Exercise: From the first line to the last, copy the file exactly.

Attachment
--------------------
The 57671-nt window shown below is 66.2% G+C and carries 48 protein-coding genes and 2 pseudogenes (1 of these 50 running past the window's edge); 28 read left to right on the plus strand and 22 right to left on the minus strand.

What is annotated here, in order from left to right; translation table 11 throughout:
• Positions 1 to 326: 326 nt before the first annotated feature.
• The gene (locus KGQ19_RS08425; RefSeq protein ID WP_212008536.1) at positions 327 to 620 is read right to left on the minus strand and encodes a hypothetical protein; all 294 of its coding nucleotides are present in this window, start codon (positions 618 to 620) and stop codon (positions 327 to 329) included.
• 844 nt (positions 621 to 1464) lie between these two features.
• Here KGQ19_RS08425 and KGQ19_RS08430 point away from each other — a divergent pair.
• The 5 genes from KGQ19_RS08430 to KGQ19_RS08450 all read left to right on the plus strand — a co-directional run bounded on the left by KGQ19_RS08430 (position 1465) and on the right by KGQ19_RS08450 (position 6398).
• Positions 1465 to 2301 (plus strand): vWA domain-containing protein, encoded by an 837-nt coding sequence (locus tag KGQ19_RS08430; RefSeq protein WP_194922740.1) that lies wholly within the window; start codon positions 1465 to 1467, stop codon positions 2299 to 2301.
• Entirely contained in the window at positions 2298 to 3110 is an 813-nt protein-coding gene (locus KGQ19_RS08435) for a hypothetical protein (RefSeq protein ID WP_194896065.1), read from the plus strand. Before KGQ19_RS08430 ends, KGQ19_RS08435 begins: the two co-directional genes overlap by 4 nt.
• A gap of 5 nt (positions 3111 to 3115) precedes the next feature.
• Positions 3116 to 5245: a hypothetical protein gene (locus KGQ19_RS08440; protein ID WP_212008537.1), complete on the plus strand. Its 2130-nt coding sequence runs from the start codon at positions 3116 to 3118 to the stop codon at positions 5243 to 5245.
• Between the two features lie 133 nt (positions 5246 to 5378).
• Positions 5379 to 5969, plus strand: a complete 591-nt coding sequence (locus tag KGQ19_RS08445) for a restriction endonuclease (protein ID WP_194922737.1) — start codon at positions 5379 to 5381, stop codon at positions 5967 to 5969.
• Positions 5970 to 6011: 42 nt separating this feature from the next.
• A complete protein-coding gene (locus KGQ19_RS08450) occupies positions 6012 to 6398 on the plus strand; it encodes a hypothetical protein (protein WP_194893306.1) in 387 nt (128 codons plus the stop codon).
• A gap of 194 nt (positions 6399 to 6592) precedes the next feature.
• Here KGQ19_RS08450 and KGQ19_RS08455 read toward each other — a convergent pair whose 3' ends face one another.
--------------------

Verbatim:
The 57671-nt window shown below is 66.2% G+C and carries 48 protein-coding genes and 2 pseudogenes (1 of these 50 running past the window's edge); 28 read left to right on the plus strand and 22 right to left on the minus strand.

What is annotated here, in order from left to right; translation table 11 throughout:
• Positions 1 to 326: 326 nt before the first annotated feature.
• The gene (locus KGQ19_RS08425; RefSeq protein ID WP_212008536.1) at positions 327 to 620 is read right to left on the minus strand and encodes a hypothetical protein; all 294 of its coding nucleotides are present in this window, start codon (positions 618 to 620) and stop codon (positions 327 to 329) included.
• 844 nt (positions 621 to 1464) lie between these two features.
• Here KGQ19_RS08425 and KGQ19_RS08430 point away from each other — a divergent pair.
• The 5 genes from KGQ19_RS08430 to KGQ19_RS08450 all read left to right on the plus strand — a co-directional run bounded on the left by KGQ19_RS08430 (position 1465) and on the right by KGQ19_RS08450 (position 6398).
• Positions 1465 to 2301 (plus strand): vWA domain-containing protein, encoded by an 837-nt coding sequence (locus tag KGQ19_RS08430; RefSeq protein WP_194922740.1) that lies wholly within the window; start codon positions 1465 to 1467, stop codon positions 2299 to 2301.
• Entirely contained in the window at positions 2298 to 3110 is an 813-nt protein-coding gene (locus KGQ19_RS08435) for a hypothetical protein (RefSeq protein ID WP_194896065.1), read from the plus strand. Before KGQ19_RS08430 ends, KGQ19_RS08435 begins: the two co-directional genes overlap by 4 nt.
• A gap of 5 nt (positions 3111 to 3115) precedes the next feature.
• Positions 3116 to 5245: a hypothetical protein gene (locus KGQ19_RS08440; protein ID WP_212008537.1), complete on the plus strand. Its 2130-nt coding sequence runs from the start codon at positions 3116 to 3118 to the stop codon at positions 5243 to 5245.
• Between the two features lie 133 nt (positions 5246 to 5378).
• Positions 5379 to 5969, plus strand: a complete 591-nt coding sequence (locus tag KGQ19_RS08445) for a restriction endonuclease (protein ID WP_194922737.1) — start codon at positions 5379 to 5381, stop codon at positions 5967 to 5969.
• Positions 5970 to 6011: 42 nt separating this feature from the next.
• A complete protein-coding gene (locus KGQ19_RS08450) occupies positions 6012 to 6398 on the plus strand; it encodes a hypothetical protein (protein WP_194893306.1) in 387 nt (128 codons plus the stop codon).
• A gap of 194 nt (positions 6399 to 6592) precedes the next feature.
• Here KGQ19_RS08450 and KGQ19_RS08455 read toward each other — a convergent pair whose 3' ends face one another.